Once we get through the beginner stage in our art life, we can benefit from honest and constructive critique of our work by our peers. It is helpful to us at many levels but needs to be handled carefully. Our tender young artist self can be easily bruised and battered by criticism from the wrong people.
The wrong people to ask for art critique include our spouses, close family members and non artist friends. They are usually the closest at hand and are convenient, but don't do it! They will either praise our work excessively or, in the case of engineer spouses, tell us that our lines are crooked and totally miss the point of our artwork. In either case, this is not helpful to our growth and development as visual artists.
The best way to get honest and constructive critique of your art is to join an art group that includes a regular art critique session for members. You can also ask a noted artist for critique and pay them a fee to do it. This can get expensive however.
We recommend gathering together a group of at least 8 other artists. The group should include at least 2 artists of advanced ability and knowledge, the balance of the group can be more intermediate in their skill - they will offer valuable knowledge and insight. Sufficient diversity of style should also be covered in the group.
How to Give Critique: If you have something to say about the work of art being opened for critique, we recommend finding at least one positive thing to say first. Even if the painting is terrible (in your opinion) - try to find one good thing to say before offering the criticism. Give advice in small doses - maybe offer 2 things that could be done to improve the painting or composition. Art critique is intended as a teaching tool to help the artist grow and improve. It is not intended to make anyone feel bad or discouraged. Tread carefully!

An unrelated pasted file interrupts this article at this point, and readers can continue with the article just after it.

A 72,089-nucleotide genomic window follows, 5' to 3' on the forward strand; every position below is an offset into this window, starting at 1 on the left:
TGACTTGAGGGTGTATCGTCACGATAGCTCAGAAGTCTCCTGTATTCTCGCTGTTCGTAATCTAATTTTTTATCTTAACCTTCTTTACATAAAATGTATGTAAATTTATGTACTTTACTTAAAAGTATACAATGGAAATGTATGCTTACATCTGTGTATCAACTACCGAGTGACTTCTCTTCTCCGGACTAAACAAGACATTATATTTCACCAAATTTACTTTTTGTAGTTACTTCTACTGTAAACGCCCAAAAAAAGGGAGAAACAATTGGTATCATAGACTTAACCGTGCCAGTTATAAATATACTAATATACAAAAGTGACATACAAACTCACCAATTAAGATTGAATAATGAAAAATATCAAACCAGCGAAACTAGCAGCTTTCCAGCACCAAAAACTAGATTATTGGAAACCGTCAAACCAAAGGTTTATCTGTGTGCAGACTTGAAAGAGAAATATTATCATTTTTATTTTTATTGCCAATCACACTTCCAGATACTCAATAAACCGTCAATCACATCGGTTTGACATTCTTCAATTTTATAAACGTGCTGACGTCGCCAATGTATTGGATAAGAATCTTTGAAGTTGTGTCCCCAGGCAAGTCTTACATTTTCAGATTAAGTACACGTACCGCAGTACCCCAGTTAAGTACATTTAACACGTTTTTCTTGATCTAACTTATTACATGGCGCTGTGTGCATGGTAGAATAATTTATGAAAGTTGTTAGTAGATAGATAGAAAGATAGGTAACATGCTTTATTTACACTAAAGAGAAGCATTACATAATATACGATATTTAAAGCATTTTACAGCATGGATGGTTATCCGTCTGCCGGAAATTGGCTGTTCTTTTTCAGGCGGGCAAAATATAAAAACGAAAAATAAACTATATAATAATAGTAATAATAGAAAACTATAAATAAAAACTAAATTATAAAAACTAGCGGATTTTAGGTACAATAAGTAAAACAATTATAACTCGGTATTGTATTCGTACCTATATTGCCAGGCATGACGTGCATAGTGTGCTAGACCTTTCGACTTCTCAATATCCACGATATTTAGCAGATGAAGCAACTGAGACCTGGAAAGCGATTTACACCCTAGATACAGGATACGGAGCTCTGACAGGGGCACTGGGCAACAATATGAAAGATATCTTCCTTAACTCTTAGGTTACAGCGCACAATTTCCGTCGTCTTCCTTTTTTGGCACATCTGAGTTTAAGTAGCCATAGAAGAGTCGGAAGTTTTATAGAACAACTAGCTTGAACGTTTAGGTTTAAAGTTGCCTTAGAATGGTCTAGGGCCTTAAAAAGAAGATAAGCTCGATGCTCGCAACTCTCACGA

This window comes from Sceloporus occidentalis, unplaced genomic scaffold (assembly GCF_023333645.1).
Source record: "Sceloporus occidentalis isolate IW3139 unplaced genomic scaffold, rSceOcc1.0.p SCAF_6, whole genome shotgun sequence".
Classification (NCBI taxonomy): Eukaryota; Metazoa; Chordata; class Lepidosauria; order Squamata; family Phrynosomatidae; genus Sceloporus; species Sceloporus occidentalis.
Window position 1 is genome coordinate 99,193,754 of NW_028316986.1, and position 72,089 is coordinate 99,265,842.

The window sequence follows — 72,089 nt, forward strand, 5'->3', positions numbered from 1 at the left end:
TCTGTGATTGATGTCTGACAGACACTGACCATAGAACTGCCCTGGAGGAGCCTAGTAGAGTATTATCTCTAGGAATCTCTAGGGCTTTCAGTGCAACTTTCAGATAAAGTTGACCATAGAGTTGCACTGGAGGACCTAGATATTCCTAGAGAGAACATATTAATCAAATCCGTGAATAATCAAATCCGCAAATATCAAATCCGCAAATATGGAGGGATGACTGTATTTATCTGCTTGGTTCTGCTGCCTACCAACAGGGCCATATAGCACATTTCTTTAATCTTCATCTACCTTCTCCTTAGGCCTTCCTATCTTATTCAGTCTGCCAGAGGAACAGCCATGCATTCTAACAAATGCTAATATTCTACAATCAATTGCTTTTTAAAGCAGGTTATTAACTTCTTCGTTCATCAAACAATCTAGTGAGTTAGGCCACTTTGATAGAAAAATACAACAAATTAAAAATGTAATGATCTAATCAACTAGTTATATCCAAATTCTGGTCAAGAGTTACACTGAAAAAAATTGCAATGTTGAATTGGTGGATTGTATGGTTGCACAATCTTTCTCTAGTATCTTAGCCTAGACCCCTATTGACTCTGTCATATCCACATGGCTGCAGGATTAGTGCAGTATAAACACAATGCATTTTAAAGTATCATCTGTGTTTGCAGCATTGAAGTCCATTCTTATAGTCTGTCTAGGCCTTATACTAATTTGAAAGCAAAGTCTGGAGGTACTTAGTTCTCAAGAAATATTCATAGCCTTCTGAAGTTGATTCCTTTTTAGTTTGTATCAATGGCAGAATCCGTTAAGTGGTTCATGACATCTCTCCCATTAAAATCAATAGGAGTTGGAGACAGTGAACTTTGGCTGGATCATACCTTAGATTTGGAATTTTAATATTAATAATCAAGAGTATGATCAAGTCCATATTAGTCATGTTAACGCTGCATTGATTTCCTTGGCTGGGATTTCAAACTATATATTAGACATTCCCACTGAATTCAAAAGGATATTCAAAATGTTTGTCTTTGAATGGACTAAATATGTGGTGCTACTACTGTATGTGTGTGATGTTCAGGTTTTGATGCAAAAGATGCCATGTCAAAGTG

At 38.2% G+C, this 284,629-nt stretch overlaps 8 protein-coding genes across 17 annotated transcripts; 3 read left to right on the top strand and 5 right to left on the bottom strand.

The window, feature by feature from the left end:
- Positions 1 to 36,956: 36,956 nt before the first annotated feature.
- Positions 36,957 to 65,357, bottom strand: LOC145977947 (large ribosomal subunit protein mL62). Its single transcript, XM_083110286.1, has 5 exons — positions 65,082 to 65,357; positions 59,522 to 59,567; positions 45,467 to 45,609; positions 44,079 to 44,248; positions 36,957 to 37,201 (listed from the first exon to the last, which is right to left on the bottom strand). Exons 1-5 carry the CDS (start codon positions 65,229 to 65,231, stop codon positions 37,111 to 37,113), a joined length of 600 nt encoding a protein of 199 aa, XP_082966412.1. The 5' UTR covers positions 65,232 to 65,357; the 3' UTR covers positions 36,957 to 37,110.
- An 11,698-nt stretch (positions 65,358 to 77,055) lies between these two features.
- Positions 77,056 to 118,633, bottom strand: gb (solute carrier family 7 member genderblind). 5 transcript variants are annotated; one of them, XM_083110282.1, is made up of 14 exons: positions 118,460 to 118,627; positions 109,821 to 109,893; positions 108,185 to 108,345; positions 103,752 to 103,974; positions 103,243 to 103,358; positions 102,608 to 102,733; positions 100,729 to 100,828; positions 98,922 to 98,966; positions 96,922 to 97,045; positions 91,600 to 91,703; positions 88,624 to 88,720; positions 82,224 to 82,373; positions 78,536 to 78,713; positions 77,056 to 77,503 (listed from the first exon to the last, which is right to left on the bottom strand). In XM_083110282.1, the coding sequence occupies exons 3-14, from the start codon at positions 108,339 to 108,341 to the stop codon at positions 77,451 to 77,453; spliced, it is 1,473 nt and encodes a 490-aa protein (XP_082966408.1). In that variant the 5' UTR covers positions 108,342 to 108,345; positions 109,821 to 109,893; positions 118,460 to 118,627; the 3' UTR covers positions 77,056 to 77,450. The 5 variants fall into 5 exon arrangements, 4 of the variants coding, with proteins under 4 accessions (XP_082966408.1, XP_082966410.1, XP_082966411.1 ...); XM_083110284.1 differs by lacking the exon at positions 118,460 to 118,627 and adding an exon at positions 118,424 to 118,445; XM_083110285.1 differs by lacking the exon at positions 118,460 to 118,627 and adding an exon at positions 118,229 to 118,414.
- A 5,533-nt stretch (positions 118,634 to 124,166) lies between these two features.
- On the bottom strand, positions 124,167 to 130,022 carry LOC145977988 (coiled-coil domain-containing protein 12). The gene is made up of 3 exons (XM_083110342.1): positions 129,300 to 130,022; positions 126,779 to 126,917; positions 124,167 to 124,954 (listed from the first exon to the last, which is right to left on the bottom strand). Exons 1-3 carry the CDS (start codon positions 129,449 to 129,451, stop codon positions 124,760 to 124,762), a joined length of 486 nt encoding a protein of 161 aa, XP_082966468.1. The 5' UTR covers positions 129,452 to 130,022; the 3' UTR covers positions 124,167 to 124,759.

How to Receive Critique: This can be hard, especially if you've not experienced it before. Try to remain open to suggestions - don't be defensive. Your peers are trying to help your growth as an artist. Part of the deal is learning to get a thicker skin. This will stand you in good stead later when you decide that your artistic vision is to be defended against all critique! Witness the French Impressionist painters and the chorus of negative feedback they received from the viewing public in the early days. Receiving critique also helps us to form our own opinions about what is important in our art work and why we do it the way we do.
Comments or additional suggestions? Let us know!
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